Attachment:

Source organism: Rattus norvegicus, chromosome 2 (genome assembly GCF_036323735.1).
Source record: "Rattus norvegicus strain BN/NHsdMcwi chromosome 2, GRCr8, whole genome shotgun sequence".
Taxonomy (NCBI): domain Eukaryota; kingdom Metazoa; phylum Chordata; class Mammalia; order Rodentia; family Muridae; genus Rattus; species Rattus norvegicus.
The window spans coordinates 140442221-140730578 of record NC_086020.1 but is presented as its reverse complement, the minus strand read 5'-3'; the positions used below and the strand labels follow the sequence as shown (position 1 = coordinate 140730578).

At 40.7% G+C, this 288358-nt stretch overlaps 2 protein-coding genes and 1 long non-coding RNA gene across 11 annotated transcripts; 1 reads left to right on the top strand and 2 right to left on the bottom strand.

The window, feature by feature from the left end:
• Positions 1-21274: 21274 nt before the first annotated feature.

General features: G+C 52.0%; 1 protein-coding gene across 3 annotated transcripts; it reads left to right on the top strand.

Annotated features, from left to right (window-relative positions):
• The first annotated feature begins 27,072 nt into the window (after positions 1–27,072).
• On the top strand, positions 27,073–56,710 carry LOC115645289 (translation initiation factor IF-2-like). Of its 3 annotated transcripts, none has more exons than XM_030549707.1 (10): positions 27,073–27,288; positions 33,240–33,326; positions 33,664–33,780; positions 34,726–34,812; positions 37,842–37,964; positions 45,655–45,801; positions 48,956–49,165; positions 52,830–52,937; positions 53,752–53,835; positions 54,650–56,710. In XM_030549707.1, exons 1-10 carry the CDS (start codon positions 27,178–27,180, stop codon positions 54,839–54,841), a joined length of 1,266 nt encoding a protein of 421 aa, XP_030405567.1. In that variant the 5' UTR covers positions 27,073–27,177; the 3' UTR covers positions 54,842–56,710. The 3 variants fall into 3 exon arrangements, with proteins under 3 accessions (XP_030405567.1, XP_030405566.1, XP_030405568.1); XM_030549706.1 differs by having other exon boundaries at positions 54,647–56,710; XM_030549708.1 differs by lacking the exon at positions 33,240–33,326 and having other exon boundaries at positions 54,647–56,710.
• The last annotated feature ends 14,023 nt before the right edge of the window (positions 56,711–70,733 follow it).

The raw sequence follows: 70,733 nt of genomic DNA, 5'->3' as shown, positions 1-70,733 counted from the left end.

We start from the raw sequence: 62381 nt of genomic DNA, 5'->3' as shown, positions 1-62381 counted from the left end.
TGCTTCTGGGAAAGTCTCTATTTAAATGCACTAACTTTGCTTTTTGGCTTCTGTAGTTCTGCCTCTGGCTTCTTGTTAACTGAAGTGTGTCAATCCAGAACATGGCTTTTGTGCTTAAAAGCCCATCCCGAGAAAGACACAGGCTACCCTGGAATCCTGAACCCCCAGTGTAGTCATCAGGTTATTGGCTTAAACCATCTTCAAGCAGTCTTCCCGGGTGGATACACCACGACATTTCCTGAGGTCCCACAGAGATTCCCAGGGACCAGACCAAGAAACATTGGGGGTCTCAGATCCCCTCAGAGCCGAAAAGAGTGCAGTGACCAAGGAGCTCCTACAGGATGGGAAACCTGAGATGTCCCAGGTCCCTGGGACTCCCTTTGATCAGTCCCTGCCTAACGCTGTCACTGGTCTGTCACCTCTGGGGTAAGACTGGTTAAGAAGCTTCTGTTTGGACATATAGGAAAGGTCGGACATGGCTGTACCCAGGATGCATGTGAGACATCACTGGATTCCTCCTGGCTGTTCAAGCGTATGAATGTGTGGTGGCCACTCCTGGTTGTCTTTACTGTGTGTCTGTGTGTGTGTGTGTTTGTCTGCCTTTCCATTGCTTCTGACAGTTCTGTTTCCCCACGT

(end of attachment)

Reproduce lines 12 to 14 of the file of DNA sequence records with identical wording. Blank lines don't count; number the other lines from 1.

• The last annotated feature ends 14,023 nt before the right edge of the window (positions 56,711–70,733 follow it).

The raw sequence follows: 70,733 nt of genomic DNA, 5'->3' as shown, positions 1-70,733 counted from the left end.

We start from the raw sequence: 62381 nt of genomic DNA, 5'->3' as shown, positions 1-62381 counted from the left end.